Imperial Gazetteer is worthy of this reputation. It is, with
the "Atlas," to consist of thirty parts, price two-and-sixpence each ; and the articles are to comprise "topographical designations down to Villages and hamlets ; natural objects, such as mountains and streams; industrial works, as railways and canals ; historical and archteological sites ; camps, castles,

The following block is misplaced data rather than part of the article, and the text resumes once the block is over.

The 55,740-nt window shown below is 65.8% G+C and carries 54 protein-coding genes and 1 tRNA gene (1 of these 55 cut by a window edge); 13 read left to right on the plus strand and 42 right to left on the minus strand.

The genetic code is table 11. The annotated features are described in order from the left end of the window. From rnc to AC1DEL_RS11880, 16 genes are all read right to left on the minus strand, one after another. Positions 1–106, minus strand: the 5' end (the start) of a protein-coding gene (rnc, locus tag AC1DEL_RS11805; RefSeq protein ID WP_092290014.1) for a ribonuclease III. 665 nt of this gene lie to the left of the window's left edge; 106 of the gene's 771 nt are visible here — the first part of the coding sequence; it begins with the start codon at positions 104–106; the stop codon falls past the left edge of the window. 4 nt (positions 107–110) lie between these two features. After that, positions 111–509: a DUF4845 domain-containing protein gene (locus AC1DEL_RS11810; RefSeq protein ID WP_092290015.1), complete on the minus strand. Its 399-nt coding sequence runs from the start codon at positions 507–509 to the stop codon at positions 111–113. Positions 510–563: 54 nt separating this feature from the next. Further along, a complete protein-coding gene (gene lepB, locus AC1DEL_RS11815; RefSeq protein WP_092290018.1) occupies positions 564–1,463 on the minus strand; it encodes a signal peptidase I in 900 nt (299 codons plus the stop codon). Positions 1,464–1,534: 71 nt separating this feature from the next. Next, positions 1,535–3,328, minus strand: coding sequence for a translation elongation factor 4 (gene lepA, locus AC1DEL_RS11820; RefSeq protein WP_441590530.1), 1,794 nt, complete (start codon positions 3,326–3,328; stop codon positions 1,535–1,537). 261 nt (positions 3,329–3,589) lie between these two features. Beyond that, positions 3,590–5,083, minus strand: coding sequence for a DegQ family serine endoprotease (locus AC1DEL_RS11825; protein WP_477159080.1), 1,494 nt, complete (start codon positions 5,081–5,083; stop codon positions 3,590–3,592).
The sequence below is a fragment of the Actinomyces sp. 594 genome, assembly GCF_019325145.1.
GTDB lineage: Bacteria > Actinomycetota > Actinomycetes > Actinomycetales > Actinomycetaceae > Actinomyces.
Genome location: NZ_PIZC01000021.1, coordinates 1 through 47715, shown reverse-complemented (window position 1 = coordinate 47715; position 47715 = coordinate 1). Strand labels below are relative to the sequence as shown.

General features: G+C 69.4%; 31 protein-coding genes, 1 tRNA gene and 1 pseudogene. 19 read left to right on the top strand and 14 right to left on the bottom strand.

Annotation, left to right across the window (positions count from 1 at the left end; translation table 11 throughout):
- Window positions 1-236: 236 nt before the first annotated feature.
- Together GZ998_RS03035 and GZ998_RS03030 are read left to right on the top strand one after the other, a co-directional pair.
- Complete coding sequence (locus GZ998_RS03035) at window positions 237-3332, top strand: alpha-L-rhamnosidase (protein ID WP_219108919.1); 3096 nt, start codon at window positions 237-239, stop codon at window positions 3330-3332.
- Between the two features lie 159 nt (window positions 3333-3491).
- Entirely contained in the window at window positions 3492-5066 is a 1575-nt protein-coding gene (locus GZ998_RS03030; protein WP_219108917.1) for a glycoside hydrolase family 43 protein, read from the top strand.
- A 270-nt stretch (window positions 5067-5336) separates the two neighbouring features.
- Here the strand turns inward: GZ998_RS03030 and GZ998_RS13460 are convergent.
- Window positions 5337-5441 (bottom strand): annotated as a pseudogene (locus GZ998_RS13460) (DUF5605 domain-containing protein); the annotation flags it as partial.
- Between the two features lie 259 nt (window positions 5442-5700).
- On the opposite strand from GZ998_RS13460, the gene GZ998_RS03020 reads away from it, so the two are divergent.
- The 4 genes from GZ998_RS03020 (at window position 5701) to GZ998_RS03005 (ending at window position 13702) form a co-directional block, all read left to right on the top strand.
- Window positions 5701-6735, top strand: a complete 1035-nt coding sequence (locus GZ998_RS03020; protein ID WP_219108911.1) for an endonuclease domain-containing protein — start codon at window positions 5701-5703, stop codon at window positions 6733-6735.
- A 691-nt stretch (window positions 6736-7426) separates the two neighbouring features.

said ruins. Every place is described in its position, distances, and communications, and when such exist, in its history, antiquities, pro- perty, admInistration, edifices, institutions, productions. traffic, taxes, end population." This is a large programme, but it seems fairly carried Out in the two numbers that have appeared, containing 800 pages, aral only getting as far an "Grasmere." The type is clear, and the maps and plans are eapital specimens of clean engraving, and all judiciously coloured. The views will please some people, but for our part, we do. not place so high a value upon them as upon the rest of the contents, The sheet "Atlas" is to take up eigh.tont of the thirty parts, and will-be engraved on the scale of four miles to ;foie& ; the remaining twenty- two parts constitute the "Gazetteer," anclIse to form two volumes of 1,200 pages each.